passed, Mr. Finlinson swerved into the side of his truck. The
collision shattered Deputy Blad's rear window. Deputy
Blad made it past Mr. Finlinson but quickly abandoned his
effort and let Mr. Finlinson pass.
Sargent Clark tried to pass Mr. Finlinson off-road on the
left, just as Deputy Blad had done. Mr. Finlinson again
swerved and hit Sargent Clark's truck, causing it to veer
sideways and skid across the roadway. Sargent Clark was able
to straighten his truck, then sped past Mr. Finlinson to set
up spike strips farther down the road (he drove back into Oak
City to set up the strips, and the chase would never reach
later, the chase passed Sheriff Dekker, who was driving in
the opposite direction on Anderson Lane in an unmarked black
sport-utility vehicle. Sheriff Dekker allowed the vehicles to
pass, then joined the chase. Four vehicles now trailed Mr.
Finlinson: Deputy Blad's pickup truck (in which Deputy
Mitchell was a passenger), followed by Lieutenant
Burton's sport utility vehicle, then Agent Adams's
car (in which Deputy Thomas rode as a passenger after his
truck was disabled), and finally Sheriff Dekker.
chase again slowed. Deputy Blad asked over the radio whether
he should “hang back, ” and Lieutenant Burton
responded that he should, to allow Sargent Clark to set up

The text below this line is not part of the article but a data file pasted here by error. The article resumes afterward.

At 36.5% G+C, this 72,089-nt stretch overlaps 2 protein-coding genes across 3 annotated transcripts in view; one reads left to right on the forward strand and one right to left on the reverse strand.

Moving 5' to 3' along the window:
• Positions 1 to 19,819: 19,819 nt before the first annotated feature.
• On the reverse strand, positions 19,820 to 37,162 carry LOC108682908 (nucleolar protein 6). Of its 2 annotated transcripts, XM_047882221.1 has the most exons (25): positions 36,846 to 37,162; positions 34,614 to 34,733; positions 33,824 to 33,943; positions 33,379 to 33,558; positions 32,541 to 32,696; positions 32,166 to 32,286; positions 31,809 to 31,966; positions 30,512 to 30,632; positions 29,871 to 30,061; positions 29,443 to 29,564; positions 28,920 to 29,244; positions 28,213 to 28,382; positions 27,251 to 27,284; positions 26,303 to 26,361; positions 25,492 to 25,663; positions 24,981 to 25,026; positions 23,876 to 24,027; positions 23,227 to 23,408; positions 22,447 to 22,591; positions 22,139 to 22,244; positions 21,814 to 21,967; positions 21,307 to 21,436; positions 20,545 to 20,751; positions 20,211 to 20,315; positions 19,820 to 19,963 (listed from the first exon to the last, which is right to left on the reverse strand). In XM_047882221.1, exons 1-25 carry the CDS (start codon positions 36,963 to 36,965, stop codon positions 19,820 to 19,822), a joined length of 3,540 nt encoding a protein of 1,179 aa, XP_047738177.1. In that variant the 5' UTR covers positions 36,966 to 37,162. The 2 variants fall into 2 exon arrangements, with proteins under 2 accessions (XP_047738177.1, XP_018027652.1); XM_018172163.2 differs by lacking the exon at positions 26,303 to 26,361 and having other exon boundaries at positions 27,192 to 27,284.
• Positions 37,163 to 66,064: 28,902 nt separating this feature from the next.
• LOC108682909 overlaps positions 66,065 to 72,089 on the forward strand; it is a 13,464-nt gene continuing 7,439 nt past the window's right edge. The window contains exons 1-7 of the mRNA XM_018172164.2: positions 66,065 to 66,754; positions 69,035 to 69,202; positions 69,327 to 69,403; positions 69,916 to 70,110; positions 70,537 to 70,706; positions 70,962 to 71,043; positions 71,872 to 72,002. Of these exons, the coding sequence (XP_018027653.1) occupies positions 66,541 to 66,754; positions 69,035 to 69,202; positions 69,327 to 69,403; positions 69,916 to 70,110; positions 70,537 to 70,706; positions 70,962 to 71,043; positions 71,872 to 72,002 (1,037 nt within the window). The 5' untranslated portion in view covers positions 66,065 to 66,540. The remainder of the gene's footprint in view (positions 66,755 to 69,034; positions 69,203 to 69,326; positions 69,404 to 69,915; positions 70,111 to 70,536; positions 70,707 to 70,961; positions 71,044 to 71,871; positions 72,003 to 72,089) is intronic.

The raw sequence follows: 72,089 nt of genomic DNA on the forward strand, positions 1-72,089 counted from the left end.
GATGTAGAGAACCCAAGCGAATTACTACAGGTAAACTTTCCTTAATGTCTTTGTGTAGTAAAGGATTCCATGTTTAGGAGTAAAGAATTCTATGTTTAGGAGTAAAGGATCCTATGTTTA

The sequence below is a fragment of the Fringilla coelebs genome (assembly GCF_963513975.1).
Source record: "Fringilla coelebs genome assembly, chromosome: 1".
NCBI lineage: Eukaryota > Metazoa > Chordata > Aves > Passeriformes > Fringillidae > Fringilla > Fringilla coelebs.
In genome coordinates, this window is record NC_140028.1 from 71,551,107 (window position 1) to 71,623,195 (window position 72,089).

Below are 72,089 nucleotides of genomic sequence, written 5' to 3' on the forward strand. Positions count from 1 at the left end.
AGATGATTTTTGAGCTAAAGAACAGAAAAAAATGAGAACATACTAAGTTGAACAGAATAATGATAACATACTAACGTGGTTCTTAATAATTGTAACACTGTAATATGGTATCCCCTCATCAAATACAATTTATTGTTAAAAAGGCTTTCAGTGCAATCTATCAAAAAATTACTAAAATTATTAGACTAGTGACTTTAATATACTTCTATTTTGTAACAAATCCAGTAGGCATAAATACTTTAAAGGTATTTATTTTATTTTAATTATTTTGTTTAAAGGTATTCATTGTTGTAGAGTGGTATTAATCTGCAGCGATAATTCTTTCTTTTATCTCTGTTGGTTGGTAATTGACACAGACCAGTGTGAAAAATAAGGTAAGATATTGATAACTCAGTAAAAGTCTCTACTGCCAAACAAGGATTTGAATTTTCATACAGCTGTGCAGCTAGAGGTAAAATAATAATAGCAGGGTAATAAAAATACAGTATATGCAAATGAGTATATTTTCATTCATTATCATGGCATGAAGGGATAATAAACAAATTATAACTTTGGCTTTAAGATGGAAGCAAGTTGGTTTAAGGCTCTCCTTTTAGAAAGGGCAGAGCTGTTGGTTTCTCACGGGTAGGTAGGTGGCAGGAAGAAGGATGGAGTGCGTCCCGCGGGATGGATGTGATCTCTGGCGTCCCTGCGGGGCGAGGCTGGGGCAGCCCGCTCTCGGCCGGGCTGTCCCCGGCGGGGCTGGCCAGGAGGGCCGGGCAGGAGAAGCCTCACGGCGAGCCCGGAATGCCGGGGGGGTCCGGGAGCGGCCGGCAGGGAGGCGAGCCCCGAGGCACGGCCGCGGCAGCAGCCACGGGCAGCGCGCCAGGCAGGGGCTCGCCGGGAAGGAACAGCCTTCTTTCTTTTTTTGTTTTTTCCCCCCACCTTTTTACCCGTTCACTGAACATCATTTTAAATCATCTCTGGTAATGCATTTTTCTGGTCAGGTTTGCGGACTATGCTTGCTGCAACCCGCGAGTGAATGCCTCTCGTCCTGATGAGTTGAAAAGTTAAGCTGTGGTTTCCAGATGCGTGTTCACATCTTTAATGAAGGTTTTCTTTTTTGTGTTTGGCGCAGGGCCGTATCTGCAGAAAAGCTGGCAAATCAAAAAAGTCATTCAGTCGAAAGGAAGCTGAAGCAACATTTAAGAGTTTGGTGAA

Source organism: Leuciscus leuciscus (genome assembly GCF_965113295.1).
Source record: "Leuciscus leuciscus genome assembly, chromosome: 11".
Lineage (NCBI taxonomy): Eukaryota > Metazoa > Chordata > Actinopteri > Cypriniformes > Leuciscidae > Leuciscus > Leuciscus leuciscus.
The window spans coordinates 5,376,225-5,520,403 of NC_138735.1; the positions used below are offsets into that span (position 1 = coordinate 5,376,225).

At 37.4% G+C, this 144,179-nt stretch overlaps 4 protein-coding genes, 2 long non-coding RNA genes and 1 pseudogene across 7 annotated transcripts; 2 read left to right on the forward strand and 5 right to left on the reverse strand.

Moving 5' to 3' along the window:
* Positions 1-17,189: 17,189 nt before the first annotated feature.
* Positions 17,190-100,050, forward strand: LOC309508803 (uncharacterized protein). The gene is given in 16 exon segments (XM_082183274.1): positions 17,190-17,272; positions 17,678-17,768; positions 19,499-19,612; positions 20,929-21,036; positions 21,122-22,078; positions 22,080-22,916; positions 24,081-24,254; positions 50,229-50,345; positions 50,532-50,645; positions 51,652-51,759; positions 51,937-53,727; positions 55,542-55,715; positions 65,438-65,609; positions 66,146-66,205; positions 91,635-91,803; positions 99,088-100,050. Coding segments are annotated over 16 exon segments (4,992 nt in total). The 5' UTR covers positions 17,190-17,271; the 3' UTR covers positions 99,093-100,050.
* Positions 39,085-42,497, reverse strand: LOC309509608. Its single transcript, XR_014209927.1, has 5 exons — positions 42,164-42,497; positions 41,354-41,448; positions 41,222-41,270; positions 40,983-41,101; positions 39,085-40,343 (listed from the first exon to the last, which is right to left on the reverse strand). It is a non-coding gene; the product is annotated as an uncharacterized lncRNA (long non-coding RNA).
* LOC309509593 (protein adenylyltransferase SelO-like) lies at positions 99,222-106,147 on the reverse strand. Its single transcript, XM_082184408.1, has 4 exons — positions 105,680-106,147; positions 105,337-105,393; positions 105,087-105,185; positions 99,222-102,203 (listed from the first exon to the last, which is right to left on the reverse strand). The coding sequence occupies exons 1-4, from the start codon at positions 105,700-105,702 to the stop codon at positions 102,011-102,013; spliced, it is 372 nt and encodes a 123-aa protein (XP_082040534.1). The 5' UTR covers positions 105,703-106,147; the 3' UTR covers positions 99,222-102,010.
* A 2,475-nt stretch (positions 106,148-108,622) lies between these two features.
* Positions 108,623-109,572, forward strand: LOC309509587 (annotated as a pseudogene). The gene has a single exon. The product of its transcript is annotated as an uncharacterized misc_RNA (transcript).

the spike strips. (Blad Outside Dash Cam. at 23:20-23:30, Ex.
J to Millard Cnty.'s Mot. Summ. J., ECF No. 106-10.)
chase continued at a slow speed for just under a minute. Then
Mr. Finlinson came to a stop and reversed towards Deputy
Blad. Deputy Blad tried to move his truck off the road, but
Mr. Finlinson hit its passenger side. The impact shattered
the passenger window and smashed the passenger door,
preventing Deputy Mitchell from opening it. Deputy Blad got
out of his truck, pointed his handgun towards Mr. Finlinson,
and yelled at him to “get out of the truck.”
(Id. at 24:10-24:30.)
Finlinson accelerated forward and continued down Anderson
Lane. Deputy Blad got back in his truck and resumed his place
at the front of the chase. But just seconds later, Mr.
Finlinson stopped his truck. Deputy Blad and the other
officers also stopped their vehicles behind Mr. Finlinson.
Finlinson remained stopped for nearly a minute. During this
time, Deputy Blad asked Lieutenant Burton over the radio,
“What do you want me do?” (Id. at
24:50.) He also answered a call on his cell phone from
another officer who was not on scene, asking whether Deputy
Blad needed assistance. Deputy Blad told him that he did, and
that he had “just about shot” Mr. Finlinson.
(Blad Inside Dash Cam. at 25:00-25:19, Ex. K to Millard
Cnty.'s Mot. Summ. J., ECF No. 106-11.) Lieutenant Burton
later testified in a deposition that, at this time, he and
his officers “did not have a specific plan” for
taking Mr. Finlinson into custody. (Dep. of Morris Burton at